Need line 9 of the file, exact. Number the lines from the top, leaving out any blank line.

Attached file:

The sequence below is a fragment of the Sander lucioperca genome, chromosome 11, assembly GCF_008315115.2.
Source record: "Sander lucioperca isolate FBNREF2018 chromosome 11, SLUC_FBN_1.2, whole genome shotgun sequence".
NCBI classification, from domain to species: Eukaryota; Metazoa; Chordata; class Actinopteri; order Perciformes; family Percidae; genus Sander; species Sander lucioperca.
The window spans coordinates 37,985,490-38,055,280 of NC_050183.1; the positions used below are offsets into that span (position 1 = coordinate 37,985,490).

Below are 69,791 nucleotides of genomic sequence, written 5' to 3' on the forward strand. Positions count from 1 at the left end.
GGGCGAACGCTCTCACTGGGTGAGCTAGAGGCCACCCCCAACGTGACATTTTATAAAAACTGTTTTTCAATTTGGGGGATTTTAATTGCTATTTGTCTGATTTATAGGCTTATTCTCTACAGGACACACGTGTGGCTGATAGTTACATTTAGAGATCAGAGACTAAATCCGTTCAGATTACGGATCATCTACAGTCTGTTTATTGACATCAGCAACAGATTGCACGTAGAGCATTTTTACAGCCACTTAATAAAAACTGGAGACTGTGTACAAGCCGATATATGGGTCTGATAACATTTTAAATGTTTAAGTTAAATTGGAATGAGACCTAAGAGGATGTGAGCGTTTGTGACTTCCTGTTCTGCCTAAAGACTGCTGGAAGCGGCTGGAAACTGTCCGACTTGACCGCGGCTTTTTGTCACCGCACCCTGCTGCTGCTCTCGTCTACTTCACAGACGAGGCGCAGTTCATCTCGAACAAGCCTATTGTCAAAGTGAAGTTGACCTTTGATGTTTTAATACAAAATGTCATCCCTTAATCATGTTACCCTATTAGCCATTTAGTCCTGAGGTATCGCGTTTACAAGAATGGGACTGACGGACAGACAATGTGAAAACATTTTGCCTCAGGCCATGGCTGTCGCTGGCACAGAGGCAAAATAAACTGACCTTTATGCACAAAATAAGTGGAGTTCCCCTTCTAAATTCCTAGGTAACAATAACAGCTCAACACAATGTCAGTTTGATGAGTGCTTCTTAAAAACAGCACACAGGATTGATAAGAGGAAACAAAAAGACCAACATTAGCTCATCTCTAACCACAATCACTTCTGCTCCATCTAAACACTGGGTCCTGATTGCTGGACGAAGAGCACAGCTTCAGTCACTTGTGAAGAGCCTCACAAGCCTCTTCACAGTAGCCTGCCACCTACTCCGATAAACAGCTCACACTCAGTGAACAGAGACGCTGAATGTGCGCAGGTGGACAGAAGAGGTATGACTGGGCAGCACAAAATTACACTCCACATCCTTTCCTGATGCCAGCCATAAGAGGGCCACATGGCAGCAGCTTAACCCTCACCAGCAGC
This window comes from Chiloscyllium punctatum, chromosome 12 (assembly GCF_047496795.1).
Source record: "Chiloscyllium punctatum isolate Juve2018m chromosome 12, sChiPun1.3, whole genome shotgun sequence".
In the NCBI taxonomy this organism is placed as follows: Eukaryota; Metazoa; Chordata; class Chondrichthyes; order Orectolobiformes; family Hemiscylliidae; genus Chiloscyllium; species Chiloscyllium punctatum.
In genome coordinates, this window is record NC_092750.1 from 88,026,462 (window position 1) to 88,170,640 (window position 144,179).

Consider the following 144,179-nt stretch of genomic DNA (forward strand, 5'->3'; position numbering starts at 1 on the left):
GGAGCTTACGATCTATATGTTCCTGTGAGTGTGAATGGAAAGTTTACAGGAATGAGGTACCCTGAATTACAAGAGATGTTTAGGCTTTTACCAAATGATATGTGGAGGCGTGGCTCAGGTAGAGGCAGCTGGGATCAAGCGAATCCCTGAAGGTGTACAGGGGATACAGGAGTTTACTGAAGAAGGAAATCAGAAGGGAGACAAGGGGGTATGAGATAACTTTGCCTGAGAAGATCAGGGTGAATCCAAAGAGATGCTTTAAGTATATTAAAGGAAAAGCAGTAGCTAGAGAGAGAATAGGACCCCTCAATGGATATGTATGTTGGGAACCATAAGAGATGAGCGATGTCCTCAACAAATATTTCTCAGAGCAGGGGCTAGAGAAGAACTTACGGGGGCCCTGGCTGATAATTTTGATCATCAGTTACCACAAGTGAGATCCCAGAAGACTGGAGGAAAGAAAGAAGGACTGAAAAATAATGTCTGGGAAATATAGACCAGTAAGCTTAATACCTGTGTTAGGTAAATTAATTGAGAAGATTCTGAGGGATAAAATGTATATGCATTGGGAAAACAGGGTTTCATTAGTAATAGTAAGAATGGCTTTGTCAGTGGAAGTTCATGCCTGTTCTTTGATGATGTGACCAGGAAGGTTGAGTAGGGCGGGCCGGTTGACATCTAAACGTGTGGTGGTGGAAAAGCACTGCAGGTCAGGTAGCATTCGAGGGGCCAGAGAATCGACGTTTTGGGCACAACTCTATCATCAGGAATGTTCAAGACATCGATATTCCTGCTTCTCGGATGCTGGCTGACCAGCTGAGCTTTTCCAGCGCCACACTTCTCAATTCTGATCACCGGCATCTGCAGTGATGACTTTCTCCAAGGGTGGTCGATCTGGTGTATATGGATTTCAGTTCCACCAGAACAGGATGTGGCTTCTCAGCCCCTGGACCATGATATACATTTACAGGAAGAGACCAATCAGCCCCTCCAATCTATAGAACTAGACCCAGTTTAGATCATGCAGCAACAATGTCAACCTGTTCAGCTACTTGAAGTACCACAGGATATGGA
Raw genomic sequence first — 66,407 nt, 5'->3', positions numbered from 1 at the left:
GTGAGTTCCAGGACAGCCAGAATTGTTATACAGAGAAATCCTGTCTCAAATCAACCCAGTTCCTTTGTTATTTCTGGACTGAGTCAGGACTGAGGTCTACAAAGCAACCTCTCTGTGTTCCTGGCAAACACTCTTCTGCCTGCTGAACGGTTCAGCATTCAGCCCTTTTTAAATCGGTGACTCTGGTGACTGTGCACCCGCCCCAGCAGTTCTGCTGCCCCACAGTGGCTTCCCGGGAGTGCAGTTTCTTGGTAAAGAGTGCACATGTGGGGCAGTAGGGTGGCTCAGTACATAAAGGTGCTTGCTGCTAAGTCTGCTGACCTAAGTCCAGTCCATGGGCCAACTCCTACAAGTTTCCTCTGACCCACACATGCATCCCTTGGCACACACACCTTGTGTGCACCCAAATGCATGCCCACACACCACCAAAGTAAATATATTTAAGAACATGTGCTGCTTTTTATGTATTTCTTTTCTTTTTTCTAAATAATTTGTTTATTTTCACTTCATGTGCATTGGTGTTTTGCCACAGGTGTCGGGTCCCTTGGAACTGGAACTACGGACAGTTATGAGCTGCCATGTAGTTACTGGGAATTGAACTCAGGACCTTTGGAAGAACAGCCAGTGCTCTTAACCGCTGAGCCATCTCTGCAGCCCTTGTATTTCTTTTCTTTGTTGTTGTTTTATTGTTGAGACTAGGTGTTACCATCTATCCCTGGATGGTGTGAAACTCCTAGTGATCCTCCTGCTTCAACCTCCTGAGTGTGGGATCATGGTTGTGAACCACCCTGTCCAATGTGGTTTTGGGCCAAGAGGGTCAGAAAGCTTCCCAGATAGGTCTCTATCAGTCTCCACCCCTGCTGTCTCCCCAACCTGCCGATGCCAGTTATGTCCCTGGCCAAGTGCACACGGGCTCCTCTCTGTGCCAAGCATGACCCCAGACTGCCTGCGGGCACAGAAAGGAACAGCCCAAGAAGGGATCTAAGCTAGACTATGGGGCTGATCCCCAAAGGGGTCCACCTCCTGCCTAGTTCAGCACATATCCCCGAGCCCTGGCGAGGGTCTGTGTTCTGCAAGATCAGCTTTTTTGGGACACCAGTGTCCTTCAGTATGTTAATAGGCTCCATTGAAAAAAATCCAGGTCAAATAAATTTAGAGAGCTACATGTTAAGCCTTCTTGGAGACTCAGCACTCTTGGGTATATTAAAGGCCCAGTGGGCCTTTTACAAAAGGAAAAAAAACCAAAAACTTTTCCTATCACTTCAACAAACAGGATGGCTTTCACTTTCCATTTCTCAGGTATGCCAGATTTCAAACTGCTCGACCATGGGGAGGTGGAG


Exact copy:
In the NCBI taxonomy this organism is placed as follows: Eukaryota; Metazoa; Chordata; class Chondrichthyes; order Orectolobiformes; family Hemiscylliidae; genus Chiloscyllium; species Chiloscyllium punctatum.